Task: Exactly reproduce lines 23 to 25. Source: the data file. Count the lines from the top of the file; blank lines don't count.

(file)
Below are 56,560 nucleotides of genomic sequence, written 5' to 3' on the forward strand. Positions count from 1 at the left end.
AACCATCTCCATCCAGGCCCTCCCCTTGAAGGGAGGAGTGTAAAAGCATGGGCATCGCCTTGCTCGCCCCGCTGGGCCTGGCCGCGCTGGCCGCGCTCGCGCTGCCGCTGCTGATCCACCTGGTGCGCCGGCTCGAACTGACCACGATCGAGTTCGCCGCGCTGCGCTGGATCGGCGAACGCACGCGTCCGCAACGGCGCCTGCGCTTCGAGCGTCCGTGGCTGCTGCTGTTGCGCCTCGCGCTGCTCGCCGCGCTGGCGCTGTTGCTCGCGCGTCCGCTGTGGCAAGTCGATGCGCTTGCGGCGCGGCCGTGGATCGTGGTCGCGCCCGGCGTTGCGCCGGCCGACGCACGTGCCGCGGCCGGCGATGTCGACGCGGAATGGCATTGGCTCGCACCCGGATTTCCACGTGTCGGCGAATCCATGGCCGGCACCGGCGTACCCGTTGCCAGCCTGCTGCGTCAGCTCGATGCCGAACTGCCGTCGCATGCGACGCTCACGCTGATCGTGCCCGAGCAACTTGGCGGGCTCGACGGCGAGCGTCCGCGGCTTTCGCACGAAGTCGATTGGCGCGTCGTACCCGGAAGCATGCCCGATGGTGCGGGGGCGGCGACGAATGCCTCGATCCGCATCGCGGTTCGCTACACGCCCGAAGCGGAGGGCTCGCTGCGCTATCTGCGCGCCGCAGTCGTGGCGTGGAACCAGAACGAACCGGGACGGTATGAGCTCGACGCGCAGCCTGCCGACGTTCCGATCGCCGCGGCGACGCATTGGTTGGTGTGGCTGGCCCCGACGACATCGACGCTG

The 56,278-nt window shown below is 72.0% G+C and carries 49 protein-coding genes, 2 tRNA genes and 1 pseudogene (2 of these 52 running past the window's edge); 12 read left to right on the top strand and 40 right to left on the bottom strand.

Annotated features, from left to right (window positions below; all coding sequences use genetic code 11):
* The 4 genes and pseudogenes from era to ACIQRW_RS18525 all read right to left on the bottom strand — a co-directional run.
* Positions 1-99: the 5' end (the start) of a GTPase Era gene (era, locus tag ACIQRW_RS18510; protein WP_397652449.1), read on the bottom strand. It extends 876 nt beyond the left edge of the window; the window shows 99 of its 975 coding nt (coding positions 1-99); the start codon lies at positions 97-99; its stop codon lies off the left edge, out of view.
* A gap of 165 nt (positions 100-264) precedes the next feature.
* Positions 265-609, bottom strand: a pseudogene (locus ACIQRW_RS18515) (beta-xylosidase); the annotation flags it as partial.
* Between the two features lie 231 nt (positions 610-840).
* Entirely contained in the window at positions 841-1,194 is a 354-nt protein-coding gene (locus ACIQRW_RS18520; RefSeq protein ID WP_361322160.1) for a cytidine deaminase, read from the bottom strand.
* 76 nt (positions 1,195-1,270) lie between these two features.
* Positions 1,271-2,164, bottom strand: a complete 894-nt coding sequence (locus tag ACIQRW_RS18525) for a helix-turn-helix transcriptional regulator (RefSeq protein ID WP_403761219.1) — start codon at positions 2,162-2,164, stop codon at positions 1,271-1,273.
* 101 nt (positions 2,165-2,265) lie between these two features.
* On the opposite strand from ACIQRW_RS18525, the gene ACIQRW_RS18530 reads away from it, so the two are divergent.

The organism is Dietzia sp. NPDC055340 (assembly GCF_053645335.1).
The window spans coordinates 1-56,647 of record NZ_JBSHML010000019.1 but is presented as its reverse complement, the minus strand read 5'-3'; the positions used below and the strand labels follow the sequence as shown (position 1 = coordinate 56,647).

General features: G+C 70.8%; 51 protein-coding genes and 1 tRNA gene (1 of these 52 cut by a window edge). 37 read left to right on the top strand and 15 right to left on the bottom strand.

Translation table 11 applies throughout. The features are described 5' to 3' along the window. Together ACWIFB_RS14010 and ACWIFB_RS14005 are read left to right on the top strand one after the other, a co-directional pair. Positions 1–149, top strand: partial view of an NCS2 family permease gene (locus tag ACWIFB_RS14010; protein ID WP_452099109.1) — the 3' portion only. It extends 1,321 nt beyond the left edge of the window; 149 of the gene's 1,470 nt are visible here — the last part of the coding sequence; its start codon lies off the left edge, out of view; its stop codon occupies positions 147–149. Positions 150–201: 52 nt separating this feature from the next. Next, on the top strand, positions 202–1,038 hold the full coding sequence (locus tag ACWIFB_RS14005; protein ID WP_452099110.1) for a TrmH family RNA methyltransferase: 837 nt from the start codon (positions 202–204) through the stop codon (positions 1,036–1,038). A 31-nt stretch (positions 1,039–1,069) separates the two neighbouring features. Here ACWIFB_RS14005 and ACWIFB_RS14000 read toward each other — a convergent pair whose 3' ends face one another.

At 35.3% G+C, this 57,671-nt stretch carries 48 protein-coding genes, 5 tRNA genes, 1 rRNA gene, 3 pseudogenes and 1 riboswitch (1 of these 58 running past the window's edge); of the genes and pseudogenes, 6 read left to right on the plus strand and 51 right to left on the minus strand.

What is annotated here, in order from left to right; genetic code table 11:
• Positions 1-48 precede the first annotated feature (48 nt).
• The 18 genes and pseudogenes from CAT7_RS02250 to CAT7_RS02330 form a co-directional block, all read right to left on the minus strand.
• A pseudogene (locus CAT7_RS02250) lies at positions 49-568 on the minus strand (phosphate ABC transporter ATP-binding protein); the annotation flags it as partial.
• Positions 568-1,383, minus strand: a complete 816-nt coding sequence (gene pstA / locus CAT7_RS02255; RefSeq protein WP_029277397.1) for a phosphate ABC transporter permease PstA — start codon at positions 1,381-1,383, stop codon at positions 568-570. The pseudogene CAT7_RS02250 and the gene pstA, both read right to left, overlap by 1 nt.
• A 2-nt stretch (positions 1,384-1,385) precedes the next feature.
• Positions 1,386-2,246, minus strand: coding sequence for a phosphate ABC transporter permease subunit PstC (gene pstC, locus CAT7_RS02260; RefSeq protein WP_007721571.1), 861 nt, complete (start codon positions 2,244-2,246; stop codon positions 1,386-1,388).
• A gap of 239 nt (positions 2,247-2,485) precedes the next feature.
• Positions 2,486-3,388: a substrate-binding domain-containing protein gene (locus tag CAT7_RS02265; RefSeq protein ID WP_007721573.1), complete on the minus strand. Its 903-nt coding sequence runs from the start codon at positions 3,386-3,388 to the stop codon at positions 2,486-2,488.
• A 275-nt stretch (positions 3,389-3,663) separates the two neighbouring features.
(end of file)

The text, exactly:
• A pseudogene (locus CAT7_RS02250) lies at positions 49-568 on the minus strand (phosphate ABC transporter ATP-binding protein); the annotation flags it as partial.
• Positions 568-1,383, minus strand: a complete 816-nt coding sequence (gene pstA / locus CAT7_RS02255; RefSeq protein WP_029277397.1) for a phosphate ABC transporter permease PstA — start codon at positions 1,381-1,383, stop codon at positions 568-570. The pseudogene CAT7_RS02250 and the gene pstA, both read right to left, overlap by 1 nt.
• A 2-nt stretch (positions 1,384-1,385) precedes the next feature.